You also enjoyed Halting State and Rule 34, two novels of bizarre crime in a near-future, quasi-independent Scotland. But you would have enjoyed them far more had Stross not chosen to write in the second person - and in books with a dozen viewpoint characters each, no less. You applaud Stross for experimenting, but frankly you found the conceit a little distracting; instead of drawing you into the story, you felt as if you had to swim against a very strong current to immerse myself in the story's churning waters.

You wonder what the world would be like if every bit of prose were written this way, telling you not only what you're doing, but what you're thinking and feeling at every moment your eyes slide across the presumptuous text. And then, with a sneer of contempt, you click the next hyperlink with a muttered "Good riddance."

Sunday, January 19, 2014


My cousin David Newton called my attention to this Winnipeg Free Press story about Streamer's, the independent hardware store in Cranberry Portage, Manitoba, where my grandmother lived until her recent move to nearby Flin Flon. When we lived in northern Manitoba, our stops to visit Grandma in Cranberry Portage were often punctuated by visits to Streamer's, usually to pick up fishing equipment. I took the photo above in 2006, when I drove Sylvia up to see Leaf Rapids.

According to the Free Press story, Streamer's has been around since 1928. Not bad for a small store in a tiny community on the edge of the edge of nowhere. 

Saturday, January 18, 2014

Dad at the Centre

For their honeymoon Mom and Dad went on a road trip through the USA, including a stop at the geographical centre of the country somewhere in South Dakota. I quite like the image, but the old negative was quite scratched and dirty, rendering the original scan pretty messy. I spent about an hour cleaning up dust and scratches and correcting the colour.

For comparison, here's the original. As you can see, I took some liberties with a few background elements in order to clean up the composition, sacrificing history for art.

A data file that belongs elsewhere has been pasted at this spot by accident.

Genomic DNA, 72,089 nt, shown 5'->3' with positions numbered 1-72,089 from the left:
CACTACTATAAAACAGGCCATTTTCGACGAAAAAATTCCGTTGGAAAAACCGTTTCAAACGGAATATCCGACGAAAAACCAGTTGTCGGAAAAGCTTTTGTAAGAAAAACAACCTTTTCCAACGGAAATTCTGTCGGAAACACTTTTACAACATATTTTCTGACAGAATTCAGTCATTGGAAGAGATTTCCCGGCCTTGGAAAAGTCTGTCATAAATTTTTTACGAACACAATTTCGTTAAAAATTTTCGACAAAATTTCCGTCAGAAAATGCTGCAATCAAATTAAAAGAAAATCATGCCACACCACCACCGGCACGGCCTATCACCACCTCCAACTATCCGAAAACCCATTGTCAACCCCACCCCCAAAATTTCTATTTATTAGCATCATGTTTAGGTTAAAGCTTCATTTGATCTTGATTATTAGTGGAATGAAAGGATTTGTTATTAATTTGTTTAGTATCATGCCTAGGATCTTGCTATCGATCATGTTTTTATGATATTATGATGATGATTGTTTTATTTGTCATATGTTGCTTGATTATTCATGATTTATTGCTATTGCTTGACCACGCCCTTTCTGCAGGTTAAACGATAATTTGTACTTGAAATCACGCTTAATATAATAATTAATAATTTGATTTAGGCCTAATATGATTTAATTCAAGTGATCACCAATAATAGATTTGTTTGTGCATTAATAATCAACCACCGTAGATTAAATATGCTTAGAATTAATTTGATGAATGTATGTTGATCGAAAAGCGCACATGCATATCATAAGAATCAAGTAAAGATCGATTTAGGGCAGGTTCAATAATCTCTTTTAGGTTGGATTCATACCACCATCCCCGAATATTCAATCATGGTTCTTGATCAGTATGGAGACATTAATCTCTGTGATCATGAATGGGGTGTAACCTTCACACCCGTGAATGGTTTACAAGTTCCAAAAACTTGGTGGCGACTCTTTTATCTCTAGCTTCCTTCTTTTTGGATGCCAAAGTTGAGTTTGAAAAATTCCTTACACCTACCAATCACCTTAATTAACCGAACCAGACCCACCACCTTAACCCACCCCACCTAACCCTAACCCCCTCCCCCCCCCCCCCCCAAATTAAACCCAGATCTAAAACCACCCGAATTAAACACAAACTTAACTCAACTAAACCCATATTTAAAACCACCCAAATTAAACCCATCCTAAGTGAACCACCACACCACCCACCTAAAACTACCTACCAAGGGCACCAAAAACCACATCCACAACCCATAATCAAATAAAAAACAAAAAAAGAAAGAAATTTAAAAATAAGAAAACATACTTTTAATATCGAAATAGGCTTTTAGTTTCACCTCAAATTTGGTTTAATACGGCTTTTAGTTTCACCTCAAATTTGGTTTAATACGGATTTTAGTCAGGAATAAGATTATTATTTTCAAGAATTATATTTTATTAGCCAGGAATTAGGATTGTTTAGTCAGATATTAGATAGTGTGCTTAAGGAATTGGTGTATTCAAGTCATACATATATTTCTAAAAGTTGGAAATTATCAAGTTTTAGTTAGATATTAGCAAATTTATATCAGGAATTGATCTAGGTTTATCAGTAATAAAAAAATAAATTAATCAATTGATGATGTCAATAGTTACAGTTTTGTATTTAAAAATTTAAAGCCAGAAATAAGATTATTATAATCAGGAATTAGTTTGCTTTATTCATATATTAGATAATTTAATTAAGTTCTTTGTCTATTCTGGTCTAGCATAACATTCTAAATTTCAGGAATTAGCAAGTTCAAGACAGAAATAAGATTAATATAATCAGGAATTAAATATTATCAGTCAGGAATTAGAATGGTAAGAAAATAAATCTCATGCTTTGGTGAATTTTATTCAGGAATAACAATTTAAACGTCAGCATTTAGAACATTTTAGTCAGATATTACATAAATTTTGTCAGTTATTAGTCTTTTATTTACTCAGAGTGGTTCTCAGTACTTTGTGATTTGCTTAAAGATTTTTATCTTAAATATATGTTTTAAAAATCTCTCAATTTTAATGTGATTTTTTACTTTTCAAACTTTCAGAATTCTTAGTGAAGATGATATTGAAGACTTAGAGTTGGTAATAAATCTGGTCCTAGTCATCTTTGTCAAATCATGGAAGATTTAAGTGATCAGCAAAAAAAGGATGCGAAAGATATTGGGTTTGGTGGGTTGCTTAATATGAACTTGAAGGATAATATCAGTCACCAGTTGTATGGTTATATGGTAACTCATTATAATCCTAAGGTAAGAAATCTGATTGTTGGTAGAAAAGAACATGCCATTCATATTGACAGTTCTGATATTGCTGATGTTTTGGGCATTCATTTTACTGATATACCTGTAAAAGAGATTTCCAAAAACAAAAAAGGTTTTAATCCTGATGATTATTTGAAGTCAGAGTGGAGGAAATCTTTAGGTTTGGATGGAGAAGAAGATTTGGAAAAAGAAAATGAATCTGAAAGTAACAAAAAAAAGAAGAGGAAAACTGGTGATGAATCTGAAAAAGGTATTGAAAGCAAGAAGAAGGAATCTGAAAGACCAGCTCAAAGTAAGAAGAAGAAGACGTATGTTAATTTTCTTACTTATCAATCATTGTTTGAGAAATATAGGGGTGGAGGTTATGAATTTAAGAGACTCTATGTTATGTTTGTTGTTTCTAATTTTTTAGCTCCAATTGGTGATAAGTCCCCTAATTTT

Friday, January 17, 2014

A Study in Gold

Sometime in the early summer of 1986, my friend and next door neighbour Keith Gylander (left) and I got together to study for our English 20 final. Mom or Dad, for whatever reason, decided to preserve this moment on film, and along with it my stylish banana-yellow pants and loud multicoloured shirt. I would have fit right in on Miami Vice. At least we did well on the exam. 

Thursday, January 16, 2014

Goodnight, Professor

Back in the early 1980s the first thing I did after returning home from school was to turn on the television and watch Gilligan's Island reruns. It remains one of my favourite shows, for under its slapstick patina lies...well, a lot more slapstick, silly puns, sight gags and tomfoolery - but also a fair helping of social satire. Critics called it a tremendously dumb show back in the day, but I watched the series on DVD again a few years ago and I think it holds up tremendously well, mostly due to its use of classic archetypes extremely well-played by the talented cast.

The Professor, aka high school teacher Roy Hinkley, was my favourite character. Everyone on the island had their foibles, the Professor included, but of all the castaways he had the clearest head, the most common sense, and of course the smarts to get the other castaways out of whatever jams they'd gotten themselves into that week. Thanks to the Professor the castaways had all the comforts of home - record players and washing machines and even a car made out of coconuts, bamboo and whatever other natural resources the island could provide. While the other castaways were superstitious (sometimes to crippling degrees), the Professor demanded rational explanations - and he was pretty much always right. Calm, collected and kind, the Professor was one of my childhood heroes.